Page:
After expressing general outrage that he was able to defeat their chosen candidate, Democrat Hillary Clinton, their attitude turned towards anger and defiance: They have pledged, for instance, to oppose his efforts to enforce immigration laws by deporting those who are in our country illegally, and by cutting off federal assistance to California’s many “sanctuary cities.”
None of this is surprising, given that the Golden State has been ruled by one political party for decades and is about as far-Left as it gets when it comes to ideology. But that said, what about these sanctuary cities? What about the vast number of illegal aliens who reside in California?
State lawmakers and activists have decried the fact that Clinton won the popular vote but did not manage to capture enough Electoral College votes (270) to claim victory. It is believed that all of her popular vote margin came from California. Her huge victory in the state gave her all of its 54 electoral votes as well.
She is up by more than 2 million, at last count, in the popular vote, and nearly all of that margin came from California—the state with the highest population of illegal aliens (2.4 million).
Here’s the thing about that: The U.S. Census Bureau counts illegal aliens as part of the 10-year census that is then used to apportion the number of House seats in Congress to each state. That is important because each state’s Electoral College votes are aligned with the number of congressional districts they have.
So in other words, some states (like California) have outsized apportionment (and, thus, outsized Electoral College votes) because they have large illegal immigrant populations.
Even if people here illegally cannot vote in federal elections, the mere fact that they are counted as part of the U.S. Census that is then used to apportion House seats and electoral votes gives states with high illegal immigrant populations more say in deciding who should be president than they should have.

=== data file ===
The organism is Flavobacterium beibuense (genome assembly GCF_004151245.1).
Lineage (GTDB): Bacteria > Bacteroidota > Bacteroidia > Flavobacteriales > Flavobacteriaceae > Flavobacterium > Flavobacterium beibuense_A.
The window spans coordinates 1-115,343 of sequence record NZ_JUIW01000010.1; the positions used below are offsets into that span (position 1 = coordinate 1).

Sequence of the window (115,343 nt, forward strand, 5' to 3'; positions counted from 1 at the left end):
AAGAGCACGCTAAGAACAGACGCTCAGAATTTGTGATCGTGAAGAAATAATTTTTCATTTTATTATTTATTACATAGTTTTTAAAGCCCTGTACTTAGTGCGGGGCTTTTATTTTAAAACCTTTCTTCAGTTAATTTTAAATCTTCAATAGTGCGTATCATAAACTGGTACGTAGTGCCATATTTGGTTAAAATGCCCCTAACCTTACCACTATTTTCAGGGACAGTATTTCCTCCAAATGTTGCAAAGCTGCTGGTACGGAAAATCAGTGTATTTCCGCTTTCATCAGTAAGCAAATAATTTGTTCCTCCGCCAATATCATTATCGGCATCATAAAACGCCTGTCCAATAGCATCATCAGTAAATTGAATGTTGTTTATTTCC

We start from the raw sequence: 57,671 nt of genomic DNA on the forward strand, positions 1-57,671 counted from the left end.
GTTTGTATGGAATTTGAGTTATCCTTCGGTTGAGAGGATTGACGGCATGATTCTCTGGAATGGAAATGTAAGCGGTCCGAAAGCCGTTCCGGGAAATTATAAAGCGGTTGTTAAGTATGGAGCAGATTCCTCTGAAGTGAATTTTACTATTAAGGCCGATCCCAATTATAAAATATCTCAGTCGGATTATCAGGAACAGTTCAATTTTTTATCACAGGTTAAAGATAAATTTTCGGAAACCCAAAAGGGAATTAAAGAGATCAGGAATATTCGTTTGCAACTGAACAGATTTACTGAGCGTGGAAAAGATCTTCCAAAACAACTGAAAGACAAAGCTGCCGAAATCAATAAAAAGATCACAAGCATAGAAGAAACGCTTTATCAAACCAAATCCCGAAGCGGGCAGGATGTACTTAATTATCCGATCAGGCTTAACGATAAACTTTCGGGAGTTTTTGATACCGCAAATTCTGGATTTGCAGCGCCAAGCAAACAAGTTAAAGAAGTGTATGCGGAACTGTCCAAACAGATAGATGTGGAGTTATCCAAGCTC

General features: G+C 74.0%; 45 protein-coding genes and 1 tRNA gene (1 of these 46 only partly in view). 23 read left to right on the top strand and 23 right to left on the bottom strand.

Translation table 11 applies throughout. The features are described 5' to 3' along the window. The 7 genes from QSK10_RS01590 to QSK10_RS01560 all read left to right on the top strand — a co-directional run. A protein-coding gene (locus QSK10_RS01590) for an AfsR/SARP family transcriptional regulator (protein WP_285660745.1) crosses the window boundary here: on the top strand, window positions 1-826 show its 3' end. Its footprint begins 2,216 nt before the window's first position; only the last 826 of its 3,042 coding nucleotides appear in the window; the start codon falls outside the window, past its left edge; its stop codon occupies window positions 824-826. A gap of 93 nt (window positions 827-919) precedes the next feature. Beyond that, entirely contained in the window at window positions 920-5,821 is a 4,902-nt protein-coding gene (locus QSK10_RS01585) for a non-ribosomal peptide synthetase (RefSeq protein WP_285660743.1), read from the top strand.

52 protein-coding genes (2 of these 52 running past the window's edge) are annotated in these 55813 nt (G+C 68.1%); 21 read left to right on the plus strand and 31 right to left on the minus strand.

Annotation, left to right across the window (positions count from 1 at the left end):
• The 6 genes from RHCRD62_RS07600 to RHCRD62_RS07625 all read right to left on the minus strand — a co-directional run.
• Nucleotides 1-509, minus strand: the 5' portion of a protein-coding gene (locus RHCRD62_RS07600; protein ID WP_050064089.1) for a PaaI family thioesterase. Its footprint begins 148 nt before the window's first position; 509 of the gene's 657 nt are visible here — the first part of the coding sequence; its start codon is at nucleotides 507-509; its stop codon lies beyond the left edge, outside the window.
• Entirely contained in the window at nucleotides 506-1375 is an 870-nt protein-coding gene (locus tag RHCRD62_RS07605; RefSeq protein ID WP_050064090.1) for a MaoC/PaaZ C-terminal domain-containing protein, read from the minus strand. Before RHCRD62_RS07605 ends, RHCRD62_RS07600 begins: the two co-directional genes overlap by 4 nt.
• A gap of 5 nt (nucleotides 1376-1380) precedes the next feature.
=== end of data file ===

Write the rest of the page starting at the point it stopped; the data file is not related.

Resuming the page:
That means if anything, California’s entire Electoral College tally should be discarded because it is artificially inflated.
And if that were to happen, not only would Trump would have won even bigger than he did over Clinton, it would mean that high illegal immigrant states would no longer have more of a say in governing the country than they are supposed to have.
By comparison, the state of Texas, as of 2010, had about 1.8 million illegal aliens. And though Trump won there by a wide 9-point margin, his victory was only about 800,000 votes—so you could make the same argument that the state’s electoral votes are outsized.
But the bluest parts of the state are home to the most illegal immigrants; if they weren’t in Texas (or the country), perhaps those districts would not be in Democratic hands. There are all sorts of possibilities.
The fact remains that anyone in the country illegally is in violation of established U.S. law. They are violating congressional will. They are thumbing their nose at our legal system and our Constitution. They have no inherent right to be here, and the U.S. has every legal right to make its own immigration rules. That includes, by the way, allowing open borders someday or giving all persons, citizen or not, the right to vote.
That hasn’t happened yet and isn’t likely to happen anytime soon. Before it does, however, we will likely undergo yet another census (2020). If we really want a true representation of American citizens in Washington, D.C.—and we want our presidential electors to reflect the true citizenry—then perhaps President Trump and Congress will address this statutory loophole before then.
Until that time, Democratic presidential nominees who win California ought to be thankful they are getting an added electoral boost they don’t really deserve.